A formula is like a rule. It allows for an answer to be calculated when other information is known. For example, the area of a rectangle can be calculated when the length and width is known. The formula is shown with letters, numbers and arithmetical operators (signs).
The formula for the area of a triangle is:
A = `frac(1)(2)`bh, where:
A is the area, b is the base and h is the height.
If the base is 15cm and the height is 26cm: replacing (or substituting) b with 15 and h with 26:
A = `frac(1)(2)`bh
A = `frac(1)(2)` x 15 x 26
A = 195 cm2
Check carefully the units involved: if measurements are different units (for example, if a length was in metres and a width was in centimetres), make them all the same.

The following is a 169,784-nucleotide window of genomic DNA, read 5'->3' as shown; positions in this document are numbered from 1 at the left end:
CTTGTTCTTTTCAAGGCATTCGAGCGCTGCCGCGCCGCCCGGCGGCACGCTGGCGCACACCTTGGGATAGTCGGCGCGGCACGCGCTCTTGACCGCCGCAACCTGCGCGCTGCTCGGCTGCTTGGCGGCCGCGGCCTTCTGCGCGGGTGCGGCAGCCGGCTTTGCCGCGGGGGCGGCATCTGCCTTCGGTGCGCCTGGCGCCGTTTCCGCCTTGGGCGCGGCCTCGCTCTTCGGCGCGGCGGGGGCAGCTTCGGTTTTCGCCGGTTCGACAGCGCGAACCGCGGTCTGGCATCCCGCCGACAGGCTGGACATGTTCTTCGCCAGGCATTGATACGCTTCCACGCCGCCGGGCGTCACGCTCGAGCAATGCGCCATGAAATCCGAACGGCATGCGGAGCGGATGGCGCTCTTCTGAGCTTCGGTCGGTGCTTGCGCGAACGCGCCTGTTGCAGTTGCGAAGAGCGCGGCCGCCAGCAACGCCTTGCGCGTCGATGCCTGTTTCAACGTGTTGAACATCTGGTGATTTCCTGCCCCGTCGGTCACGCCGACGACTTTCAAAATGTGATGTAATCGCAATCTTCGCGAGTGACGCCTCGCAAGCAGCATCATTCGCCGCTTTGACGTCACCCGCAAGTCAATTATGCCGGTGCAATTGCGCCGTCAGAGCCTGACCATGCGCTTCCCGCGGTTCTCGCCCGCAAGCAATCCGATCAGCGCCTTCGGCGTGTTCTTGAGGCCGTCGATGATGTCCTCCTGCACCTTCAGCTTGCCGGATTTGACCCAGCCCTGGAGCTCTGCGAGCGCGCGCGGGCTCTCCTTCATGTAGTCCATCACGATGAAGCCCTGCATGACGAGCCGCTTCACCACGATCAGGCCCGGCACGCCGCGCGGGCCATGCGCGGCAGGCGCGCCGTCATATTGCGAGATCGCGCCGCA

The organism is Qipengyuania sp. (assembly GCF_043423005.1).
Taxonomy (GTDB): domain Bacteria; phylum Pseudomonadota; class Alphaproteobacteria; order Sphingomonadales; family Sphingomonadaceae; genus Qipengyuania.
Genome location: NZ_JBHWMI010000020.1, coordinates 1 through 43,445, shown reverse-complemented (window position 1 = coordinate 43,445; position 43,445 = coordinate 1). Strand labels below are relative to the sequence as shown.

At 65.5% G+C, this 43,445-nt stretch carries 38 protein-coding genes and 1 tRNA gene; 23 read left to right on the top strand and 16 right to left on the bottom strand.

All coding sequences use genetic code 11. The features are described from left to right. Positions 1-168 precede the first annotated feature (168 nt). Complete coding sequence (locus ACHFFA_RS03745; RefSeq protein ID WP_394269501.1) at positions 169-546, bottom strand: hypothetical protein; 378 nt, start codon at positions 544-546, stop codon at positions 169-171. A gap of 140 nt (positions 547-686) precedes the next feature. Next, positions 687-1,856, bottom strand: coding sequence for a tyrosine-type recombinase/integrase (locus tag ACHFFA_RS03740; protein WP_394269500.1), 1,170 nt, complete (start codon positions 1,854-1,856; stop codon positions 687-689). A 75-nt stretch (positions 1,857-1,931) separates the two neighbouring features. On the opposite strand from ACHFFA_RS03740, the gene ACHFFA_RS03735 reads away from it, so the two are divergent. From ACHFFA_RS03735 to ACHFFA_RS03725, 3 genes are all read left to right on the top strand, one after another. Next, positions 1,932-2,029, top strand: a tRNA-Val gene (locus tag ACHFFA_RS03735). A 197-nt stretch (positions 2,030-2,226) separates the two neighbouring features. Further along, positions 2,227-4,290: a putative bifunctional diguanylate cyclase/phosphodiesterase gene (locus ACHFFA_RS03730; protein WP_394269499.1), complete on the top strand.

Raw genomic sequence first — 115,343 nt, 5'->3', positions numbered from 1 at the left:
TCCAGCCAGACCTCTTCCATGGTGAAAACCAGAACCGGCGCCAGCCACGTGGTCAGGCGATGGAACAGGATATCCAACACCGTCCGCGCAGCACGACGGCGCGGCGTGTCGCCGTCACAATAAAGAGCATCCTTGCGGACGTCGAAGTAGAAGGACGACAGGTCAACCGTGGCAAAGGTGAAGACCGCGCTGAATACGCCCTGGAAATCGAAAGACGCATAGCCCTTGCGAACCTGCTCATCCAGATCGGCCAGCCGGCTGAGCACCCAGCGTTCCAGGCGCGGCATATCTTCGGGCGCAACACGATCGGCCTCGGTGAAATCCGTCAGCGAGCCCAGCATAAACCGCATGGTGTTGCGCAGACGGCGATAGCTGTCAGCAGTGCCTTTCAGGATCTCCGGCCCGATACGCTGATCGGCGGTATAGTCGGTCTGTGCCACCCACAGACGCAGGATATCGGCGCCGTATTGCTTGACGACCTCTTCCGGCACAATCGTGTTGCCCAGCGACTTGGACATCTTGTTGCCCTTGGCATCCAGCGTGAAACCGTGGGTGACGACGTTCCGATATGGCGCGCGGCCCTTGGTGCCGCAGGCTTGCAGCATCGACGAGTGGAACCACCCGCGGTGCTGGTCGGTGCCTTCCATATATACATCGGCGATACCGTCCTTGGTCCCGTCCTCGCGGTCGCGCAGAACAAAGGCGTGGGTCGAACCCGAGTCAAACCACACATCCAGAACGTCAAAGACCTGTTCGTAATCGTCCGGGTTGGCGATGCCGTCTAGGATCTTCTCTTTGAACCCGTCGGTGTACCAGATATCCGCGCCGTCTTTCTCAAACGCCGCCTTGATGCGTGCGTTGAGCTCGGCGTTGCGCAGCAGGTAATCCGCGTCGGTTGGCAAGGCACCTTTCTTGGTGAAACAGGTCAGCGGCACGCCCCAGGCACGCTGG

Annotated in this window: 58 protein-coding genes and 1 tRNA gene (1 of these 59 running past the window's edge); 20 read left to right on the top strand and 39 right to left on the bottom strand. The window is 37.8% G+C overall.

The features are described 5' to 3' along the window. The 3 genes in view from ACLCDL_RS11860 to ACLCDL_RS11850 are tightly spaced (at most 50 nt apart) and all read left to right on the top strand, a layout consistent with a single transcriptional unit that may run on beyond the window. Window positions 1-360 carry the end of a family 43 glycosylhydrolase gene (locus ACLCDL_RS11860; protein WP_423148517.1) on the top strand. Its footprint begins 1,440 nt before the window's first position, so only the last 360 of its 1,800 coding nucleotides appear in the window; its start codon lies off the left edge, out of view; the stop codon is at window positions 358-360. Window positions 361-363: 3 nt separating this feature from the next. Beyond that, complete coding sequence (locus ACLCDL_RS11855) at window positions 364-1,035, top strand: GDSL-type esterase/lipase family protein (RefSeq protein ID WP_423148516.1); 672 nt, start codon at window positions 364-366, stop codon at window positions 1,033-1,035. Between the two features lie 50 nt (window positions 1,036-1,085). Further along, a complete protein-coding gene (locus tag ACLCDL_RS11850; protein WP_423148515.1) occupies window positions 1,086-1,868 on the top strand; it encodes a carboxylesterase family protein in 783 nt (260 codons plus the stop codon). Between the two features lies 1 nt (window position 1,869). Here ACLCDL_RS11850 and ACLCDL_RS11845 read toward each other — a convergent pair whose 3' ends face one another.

Emma is fund-raising and will be completing a long walk. One of her friends is going to give her £2, and a further 30p for each kilometre that she completes.
Write a formula for the contribution, £C, that will be donated for each kilometre, k, that she completes.
There will be a fixed contribution of £2. On top of that, there is £0.30 for each kilometre, remembering to change the 30p to pounds.
Answer: C = 2 + 0.3k
Emma completes a walk of 12 kilometres. How much did her friend contribute, according to the formula, above?
C = 2 + 0.3k
C = 2 + 0.3 x 12
C = 5.6. Remember to show the amount with two pence digits.